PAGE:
Along Portugal’s southern coast, the shoreline rears up out of the sea, setting itself against the sky in dramatic rock formations. Meanwhile, below the water’s surface, countless sea creatures swim, bask and crawl in caves, across reefs and through shipwrecks. It’s no wonder, then, that the Algarve offers some of the best diving in Europe. If you’re visiting Lagos, you won’t regret setting aside some time to explore the region’s dive spots.
The Cliff of Atalaia
Though the cliff, when viewed from above sea-level, is far from the most dramatic part of Portugal’s coastline, it makes for some of the best diving you could ask for. The rocks around it, known as the Garden of Atalaia, harbour a huge quantity of marine life. The Garden alone would be worth the dive, but the best part of Atalaia would have to be its caves, of which there are three. The Cathedral, whose entrance is submerged at high tide but visible at low tide, boasts a high ceiling, stippled with innumerable stalactites. The water itself gives off an eerie glow as light filters into the cave, and you’ll have the chance to see all kinds of sea creatures, including sponges, crabs and lobsters. Travelling through the next cave, Segredo, you’ll see varieties of coral almost never found outside much deeper dives, before you reach the Swiss Cheese cave, which is riddled with holes and where you might see octopus and squid.
The two biggest and most visited shipwrecks in the area are Burgau wreck and the Torvore.
The Burgau wreck is a 30 metre barge. She sunk when carrying a large load of rocks in choppy waters. Due to a failed attempt to beach the barge, she lies very shallow in the water and close to the shore, making her ideal for beginner divers, as well as anyone after a quick but rewarding dive. As the highest points of the vessel are as close to 5 metres to the surface at times, it could even be briefly explored by a skilled free-diver and visually inspected from the surface in good light conditions.
The wreck is home to cuttlefish, eel, octopus, blennies, triggerfish and spider crabs, among other marine life. A novice diver could hope to see a good many of these and have a good view of the ship herself, whereas a more practised diver could explore the interior of the wreck, of which one room can be safely entered and investigated.
The other major wreck in the region is the Torvore. In 1917, she was sunk by the most successful U-boat of the First World War, U35. In fact, she was the one of four boats to be sunk by U35 that same day. The crew of U35 boarded the boat and, upon finding that she was headed to the UK, evacuated the crew and sunk her with dynamite.
Much larger than the Burgau wreck, the Norwegian freighter Torvore is 80 metres long and weighs 1667 tons. Although heavily damaged during her sinking and therefore too unstable to enter, she’s an amazing sight, with a broad array of sea life nestling among the huge, still-standing chimneys and tanks. At 30m, Torvore is much deeper than the Burgau wreck and therefore is accessible only to more experienced divers.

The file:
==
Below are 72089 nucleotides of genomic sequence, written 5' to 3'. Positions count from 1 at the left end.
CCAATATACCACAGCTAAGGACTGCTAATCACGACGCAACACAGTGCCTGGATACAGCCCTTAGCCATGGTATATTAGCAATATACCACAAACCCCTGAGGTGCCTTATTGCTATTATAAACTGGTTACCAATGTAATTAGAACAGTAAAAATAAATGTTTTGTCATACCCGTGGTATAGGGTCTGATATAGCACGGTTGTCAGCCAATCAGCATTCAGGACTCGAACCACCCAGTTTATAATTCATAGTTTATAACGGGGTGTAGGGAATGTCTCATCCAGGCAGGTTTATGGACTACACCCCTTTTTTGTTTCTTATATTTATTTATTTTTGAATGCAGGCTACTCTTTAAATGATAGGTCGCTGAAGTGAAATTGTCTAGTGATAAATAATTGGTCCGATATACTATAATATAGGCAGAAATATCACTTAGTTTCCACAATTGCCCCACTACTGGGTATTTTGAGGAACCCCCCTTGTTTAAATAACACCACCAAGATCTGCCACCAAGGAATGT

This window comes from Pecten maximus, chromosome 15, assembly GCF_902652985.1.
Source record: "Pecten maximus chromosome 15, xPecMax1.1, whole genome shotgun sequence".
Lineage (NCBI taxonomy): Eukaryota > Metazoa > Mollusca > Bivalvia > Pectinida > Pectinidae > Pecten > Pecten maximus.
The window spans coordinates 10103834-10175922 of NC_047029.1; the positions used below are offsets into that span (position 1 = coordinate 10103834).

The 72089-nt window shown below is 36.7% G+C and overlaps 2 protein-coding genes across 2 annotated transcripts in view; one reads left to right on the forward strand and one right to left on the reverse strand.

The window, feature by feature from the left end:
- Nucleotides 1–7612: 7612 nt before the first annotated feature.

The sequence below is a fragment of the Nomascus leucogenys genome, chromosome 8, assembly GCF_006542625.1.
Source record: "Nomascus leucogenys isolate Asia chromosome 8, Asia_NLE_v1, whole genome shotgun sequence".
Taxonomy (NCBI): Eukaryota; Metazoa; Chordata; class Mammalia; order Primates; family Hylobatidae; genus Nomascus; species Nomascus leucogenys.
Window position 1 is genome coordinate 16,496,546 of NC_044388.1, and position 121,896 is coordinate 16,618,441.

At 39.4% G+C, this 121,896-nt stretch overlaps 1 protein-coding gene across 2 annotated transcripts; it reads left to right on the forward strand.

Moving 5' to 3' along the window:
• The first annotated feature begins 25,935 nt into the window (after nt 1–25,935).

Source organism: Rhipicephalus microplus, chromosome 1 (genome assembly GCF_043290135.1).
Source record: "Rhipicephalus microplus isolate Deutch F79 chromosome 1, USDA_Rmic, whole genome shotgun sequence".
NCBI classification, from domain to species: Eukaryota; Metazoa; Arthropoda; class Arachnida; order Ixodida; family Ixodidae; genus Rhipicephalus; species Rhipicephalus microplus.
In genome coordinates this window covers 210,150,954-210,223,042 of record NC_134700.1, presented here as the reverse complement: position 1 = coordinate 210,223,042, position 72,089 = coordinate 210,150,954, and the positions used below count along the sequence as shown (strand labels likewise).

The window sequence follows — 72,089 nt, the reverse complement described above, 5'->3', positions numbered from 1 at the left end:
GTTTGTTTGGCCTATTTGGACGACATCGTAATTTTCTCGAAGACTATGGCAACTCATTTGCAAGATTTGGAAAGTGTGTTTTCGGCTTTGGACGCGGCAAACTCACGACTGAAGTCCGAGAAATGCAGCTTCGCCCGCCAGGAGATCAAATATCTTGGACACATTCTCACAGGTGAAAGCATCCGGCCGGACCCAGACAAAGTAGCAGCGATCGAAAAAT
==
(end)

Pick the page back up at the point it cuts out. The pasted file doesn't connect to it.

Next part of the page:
This strange formation, comprising two trenches running alongside each other, is notable for its marine life, but the real beauty of this site comes in the way the light filters through the rocks above, giving an astounding interplay of rays and shadows and lending the formation its name.
That’s not to say that you won’t be able to see shrimp, eels and other creatures, but it’s the way the blue-tinted sunlight plays through the canyon that makes the area truly special.
How to get to Lagos
Lagos is served by Faro airport. From there it’s a little over an hour by bus, or you could drive (the quickest route is via the A22, which takes an hour, while the 125 is a slower but more interesting route). We also offer a Faro airport transfer service.
There are several cities from which people frequently travel to Lagos. Faro (the city centre, not the airport) is just under two and a half hours away by bus or just under two hours away by train. You can also reach Lagos from Lisbon, either by train (departing from Entrecampos Station and changing at Tunes) or by bus (direct, 4 hours), and if travelling from Sagres it’s a 30 minute drive along the 125.
Where to stay
Hotel Mar Azul – With its clean-cut, tasteful décor and central location (on foot it’s 15 minutes from the train station and 10 minutes from the bus station), Hotel Mar Azul makes an excellent budget choice. It’s also only five minutes from various cafes and restaurants, making it a well-located hotel for a comfortable, no-frills experience.
Solar de Mos – Family-run and with a rustic feel, there is an unforgettable charm about Solar de Mos. As well as quality rooms, there’s a traditional Algarvean restaurant and an outdoor pool, helping you to really feel at home whenever you want a lazy afternoon. Solar de Mos is a little further out than the above hotels but hardly remote, reachable from the city centre in only around twenty minutes on foot.
Cascade Lifestyle & Wellness Resort – If you’re after a more opulent experience, consider the Cascade Resort. With its panoramic balconies, two top-quality restaurants, self-contained apartments and fully equipped spa, Cascade is perfect for those times when you just want to treat yourself. If you fancy a swim and the pool’s not cutting it, it’s only a short distance from here to the Porto de Mos beach.